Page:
By Damien Jaques Senior Contributing Editor Published Jun 14, 2011 at 9:01 AM Photography: Andy Tarnoff

The plaque on the door says it. Kneisler's White House is a historic landmark, so designated by the Bay View Historical Society.

A look inside shows it. Faded framed photos on the walls from 1892, 1904, 1911 and 1919 depict formally posed citizens of Bay View.

Kneisler's White House is a genuine antique, and at 120 years old appears to be the second oldest active bar in Milwaukee. The Uptowner in Riverwest was built in 1884, giving it a seven-year head start.

Business at the White House had declined in recent years, reflecting a general deterioration in the building and its operation, according to manager Matthew Langoehr.

"It had become a corner dive bar," he recently said. "It was not clean. It was not friendly. It was not a fun place," added Langoehr, who has years of experience in the hospitality industry.

The saloon at 2900 S. Kinnickinnic Ave. had been in the Kneisler family from its opening in 1891 to about five years ago, when Sean Raphaelli, a baseball and football coach at Marquette University High School, bought it. The new owner hired Langoehr to manage the tavern, and he decided the bar had to play to its strength, its history.

A good scrubbing was the first order of business. More than a century of cigarette smoke had yellowed the walls and ceiling with nicotine stains. Langoehr kept a small square of ceiling unwashed to show people the before and after color.

Next, beer signs that had covered the interior walls were removed. "It was signs from floor to ceiling," the manager said. All of the distributor signs are now gone, and only a few neons are left.

The White House has its original wood floor and bar, and they receive loving care from Langoehr and his staff. Lemon oil is applied to the bar daily, and the floor is washed with only water and lemon oil.

Returning the bar to prime condition has allowed bartenders to resume the old practice of sliding a glass of brew to customers.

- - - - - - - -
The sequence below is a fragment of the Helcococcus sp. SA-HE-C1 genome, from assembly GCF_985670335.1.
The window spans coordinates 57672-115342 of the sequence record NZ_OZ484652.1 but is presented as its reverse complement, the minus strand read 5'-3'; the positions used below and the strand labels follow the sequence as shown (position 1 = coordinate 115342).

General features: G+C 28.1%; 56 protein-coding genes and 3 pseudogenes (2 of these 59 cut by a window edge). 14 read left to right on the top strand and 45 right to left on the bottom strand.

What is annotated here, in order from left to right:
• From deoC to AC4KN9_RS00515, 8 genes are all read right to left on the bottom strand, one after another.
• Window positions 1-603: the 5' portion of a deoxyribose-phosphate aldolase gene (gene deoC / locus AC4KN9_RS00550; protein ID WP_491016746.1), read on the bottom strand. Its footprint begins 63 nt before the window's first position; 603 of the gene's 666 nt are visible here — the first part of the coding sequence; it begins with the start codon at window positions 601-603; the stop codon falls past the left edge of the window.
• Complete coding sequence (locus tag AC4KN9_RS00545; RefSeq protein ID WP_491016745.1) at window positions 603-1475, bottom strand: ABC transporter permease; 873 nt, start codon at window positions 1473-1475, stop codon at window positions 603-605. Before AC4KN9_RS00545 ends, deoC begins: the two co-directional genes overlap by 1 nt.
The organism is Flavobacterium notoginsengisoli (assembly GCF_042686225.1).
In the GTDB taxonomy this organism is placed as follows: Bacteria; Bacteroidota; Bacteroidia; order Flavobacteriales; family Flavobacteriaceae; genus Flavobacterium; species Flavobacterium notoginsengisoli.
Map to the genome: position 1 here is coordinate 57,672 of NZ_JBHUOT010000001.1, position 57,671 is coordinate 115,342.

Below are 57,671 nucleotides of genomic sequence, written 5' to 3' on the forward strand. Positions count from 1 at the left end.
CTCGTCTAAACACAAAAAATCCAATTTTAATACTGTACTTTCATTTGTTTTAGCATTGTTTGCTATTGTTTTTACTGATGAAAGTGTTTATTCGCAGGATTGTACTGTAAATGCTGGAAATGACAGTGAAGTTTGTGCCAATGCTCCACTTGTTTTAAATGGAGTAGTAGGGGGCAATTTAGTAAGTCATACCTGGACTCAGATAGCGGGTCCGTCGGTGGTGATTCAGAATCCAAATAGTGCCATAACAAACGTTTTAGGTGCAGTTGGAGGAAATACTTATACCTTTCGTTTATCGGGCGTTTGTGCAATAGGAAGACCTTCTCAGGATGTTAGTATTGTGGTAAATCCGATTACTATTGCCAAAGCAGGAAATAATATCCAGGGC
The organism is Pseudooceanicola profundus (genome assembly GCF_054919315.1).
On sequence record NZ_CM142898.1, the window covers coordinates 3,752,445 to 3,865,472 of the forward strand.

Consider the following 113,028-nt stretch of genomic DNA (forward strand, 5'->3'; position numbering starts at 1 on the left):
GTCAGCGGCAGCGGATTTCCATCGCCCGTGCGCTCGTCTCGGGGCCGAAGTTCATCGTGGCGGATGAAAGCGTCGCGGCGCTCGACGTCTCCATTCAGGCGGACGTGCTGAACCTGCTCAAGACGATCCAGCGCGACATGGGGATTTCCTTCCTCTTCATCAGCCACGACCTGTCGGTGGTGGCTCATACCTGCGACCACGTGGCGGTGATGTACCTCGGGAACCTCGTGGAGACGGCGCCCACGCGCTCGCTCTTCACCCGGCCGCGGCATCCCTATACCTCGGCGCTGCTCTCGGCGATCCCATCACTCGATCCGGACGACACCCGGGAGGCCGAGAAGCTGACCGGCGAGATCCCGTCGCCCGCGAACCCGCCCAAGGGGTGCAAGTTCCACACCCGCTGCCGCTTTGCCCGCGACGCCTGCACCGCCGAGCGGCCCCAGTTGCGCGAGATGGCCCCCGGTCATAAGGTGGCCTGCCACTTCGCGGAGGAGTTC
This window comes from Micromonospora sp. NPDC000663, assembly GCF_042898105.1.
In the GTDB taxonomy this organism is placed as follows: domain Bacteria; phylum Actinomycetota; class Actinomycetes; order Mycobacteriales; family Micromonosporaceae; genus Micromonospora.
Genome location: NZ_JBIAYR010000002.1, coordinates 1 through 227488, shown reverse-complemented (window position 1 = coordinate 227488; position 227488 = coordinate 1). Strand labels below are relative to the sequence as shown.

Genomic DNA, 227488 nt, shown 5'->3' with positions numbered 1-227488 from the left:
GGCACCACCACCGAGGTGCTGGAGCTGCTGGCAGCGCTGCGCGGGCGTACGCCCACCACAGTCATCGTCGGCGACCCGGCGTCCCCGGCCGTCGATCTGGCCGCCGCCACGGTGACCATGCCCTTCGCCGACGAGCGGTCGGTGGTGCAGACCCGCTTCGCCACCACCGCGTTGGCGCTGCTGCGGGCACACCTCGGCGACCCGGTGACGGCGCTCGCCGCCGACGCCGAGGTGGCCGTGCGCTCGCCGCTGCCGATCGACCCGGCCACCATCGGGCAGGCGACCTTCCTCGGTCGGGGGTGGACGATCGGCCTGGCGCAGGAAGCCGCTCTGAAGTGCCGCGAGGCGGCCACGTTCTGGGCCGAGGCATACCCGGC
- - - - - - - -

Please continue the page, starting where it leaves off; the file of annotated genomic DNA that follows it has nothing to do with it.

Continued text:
Wood coolers behind the bar have their original hardware, stamped 1890. Langoehr said the cooler placement results in unusually short tap lines, giving draught beer a fresher taste.

"There has been a vast improvement in business," owner Raphaelli said in a phone chat. He reported he put about $70,000 into the structure to rebuild and reinforce basement walls and add creature comforts. The backyard volleyball court again has lively league action.

The White House was once a political hangout, with Bay View politicians and their supporters having meetings and awaiting election results there, according to the manager. Some regular customers received their mail and took personal phone calls there.

"This is your grandfather's and great-grandfather's tavern" he said.

Rumors have circulated for decades that the White House is home to some friendly ghosts. Raphaelli is not betting against it.

Several funerals were held in the tavern in its early years, and the bodies of two children laid in state on separate occasions in an apartment above the bar.

"On a day in August a couple of years ago, I heard a little girl's voice saying mommy, mommy, let me in," Raphaelli said.

"There were no little girls around."

Damien Jaques Senior Contributing Editor

Damien has been around so long, he was at Summerfest the night George Carlin was arrested for speaking the seven dirty words you can't say on TV. He was also at the Uptown Theatre the night Bruce Springsteen's first Milwaukee concert was interrupted for three hours by a bomb scare. Damien was reviewing the concert for the Milwaukee Journal. He wrote for the Journal and Journal Sentinel for 37 years, the last 29 as theater critic.

During those years, Damien served two terms on the board of the American Theatre Critics Association, a term on the board of the association's foundation, and he studied the Latinization of American culture in a University of Southern California fellowship program. Damien also hosted his own arts radio program, "Milwaukee Presents with Damien Jaques," on WHAD for eight years.

Travel, books and, not surprisingly, theater top the list of Damien's interests. A news junkie, he is particularly plugged into politics and international affairs, but he also closely follows the Brewers, Packers and Marquette baskeball. Damien lives downtown, within easy walking distance of most of the theaters he attends.